What is Lewy Body Dementia (LBD)?

By Team Beller | dementia

Feb 10

Lewy body dementia (LBD) is one of the three most prevalent forms of dementia, inflicting over 1.3 million Americans. 

What is Lewy Body Dementia (LBD)?

Lewy body dementia (LBD) results when Lewy body protein (alpha-synucleins) cumulates in brain cells. As with protein associated with other dementias, researchers believe alpha-synucleins serve an important purpose until they stockpile inside and damage neurons. 

Lewy body dementia takes two forms:

  1. Dementia with Lewy bodies (DLB).
  2. Parkinson's disease with dementia (PDD).

The primary difference between the two is how they begin. DLB begins with dementia whereas PDD starts with Parkinson's disease. 


To learn more, please refer to Lewy Body Dementia (LBD) and the other books in our Dementia Types, Risk Factors, Symptoms, Diagnosis, Stages, and Prevention Series.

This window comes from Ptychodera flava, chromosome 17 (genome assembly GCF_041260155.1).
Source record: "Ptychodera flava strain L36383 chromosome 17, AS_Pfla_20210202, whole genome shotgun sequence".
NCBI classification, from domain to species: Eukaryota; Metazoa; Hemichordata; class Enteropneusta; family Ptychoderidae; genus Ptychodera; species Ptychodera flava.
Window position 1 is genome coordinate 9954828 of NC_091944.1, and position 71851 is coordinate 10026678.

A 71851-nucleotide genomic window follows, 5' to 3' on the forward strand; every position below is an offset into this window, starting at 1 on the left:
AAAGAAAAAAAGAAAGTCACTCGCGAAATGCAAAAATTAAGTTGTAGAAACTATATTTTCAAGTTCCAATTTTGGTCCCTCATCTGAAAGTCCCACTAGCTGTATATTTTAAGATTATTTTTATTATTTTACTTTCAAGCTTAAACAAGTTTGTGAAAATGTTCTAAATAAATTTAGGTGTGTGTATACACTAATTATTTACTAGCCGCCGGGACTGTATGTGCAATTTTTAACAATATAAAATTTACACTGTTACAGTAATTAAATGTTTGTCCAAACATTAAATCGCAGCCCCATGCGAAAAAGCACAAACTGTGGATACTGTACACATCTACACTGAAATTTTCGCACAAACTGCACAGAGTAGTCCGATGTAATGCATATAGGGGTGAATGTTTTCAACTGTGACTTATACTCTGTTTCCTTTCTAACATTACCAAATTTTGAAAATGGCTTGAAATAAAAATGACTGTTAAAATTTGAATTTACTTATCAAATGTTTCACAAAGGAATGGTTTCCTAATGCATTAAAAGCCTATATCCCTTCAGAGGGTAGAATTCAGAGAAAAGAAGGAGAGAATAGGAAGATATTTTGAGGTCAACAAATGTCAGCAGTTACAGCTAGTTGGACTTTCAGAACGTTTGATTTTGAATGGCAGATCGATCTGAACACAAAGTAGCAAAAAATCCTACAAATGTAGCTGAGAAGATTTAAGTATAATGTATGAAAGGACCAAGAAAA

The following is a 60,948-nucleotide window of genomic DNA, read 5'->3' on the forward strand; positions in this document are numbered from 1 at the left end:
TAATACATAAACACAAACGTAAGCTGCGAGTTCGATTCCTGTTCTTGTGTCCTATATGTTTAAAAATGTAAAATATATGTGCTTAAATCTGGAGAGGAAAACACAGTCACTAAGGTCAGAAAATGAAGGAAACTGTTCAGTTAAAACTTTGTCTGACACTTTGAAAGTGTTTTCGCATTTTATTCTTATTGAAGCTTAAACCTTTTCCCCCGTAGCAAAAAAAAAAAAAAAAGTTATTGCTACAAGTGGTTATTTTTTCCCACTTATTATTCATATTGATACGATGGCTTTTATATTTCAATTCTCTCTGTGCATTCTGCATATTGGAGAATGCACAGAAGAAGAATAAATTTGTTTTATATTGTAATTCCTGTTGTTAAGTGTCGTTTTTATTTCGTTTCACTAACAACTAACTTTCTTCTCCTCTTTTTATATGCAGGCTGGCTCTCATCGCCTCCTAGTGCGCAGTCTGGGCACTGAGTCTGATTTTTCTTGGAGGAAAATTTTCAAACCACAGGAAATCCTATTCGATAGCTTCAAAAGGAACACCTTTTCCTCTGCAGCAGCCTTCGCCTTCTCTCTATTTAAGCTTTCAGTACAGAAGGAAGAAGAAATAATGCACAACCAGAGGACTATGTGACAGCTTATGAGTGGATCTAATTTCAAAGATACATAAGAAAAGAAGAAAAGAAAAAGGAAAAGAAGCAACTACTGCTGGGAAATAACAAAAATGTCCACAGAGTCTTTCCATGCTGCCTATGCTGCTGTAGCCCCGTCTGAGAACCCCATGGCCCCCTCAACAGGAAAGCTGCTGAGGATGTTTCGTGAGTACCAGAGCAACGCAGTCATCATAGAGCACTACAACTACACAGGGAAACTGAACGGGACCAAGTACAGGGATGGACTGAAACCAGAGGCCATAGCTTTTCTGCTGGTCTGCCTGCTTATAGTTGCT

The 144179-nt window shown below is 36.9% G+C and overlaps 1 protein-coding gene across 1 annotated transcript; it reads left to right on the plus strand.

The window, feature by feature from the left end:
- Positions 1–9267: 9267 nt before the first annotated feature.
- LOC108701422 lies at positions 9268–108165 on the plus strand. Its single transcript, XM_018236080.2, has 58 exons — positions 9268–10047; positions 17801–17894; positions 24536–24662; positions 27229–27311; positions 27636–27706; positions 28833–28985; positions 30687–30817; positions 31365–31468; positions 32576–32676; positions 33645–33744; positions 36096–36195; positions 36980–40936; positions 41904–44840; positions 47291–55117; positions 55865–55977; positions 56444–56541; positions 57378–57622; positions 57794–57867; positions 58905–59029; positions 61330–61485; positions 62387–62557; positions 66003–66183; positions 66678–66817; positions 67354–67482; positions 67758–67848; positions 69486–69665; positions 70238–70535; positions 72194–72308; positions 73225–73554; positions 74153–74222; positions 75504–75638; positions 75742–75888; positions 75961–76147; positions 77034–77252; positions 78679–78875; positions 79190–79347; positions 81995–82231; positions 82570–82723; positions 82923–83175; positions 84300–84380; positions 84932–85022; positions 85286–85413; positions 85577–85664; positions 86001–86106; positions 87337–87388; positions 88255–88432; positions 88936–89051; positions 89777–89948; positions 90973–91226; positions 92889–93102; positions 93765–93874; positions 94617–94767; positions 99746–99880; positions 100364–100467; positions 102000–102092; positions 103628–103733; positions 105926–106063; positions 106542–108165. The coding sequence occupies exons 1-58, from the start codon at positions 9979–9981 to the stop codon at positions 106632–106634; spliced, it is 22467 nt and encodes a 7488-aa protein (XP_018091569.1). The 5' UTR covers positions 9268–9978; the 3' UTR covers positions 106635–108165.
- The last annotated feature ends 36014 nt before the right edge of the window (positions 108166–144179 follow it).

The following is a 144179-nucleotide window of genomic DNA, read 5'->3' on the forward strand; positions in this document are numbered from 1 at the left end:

Dementia Series

Books 1-4

Dementia Overview, book 1 is an introduction to all 14 dementias. 

Behavioral Variant Dementia (bvFTD), book 2  concentrates on the most prevalent frontotemporal dementia.

Primary Progressive Aphasia (PPA), book 3  is a frontotemporal dementia that attacks language skills.

Dementia with Lewy Bodies, book 4 investigates the most prevalent Lewy body dementia sub type. 

Books 5-8

Parkinson's Disease Dementia (PDD), book 5  is a Lewy body dementia that begins as Parkinson's disease. 

Huntington's Disease, book 6 focuses on a less frequent but no less dangerous dementia.

Normal Pressure Hydrocephalus, book 7 is a dementia that strikes all ages.

Wernicke-Korsakoff Syndrome, book 8 is an avoidable dementia.

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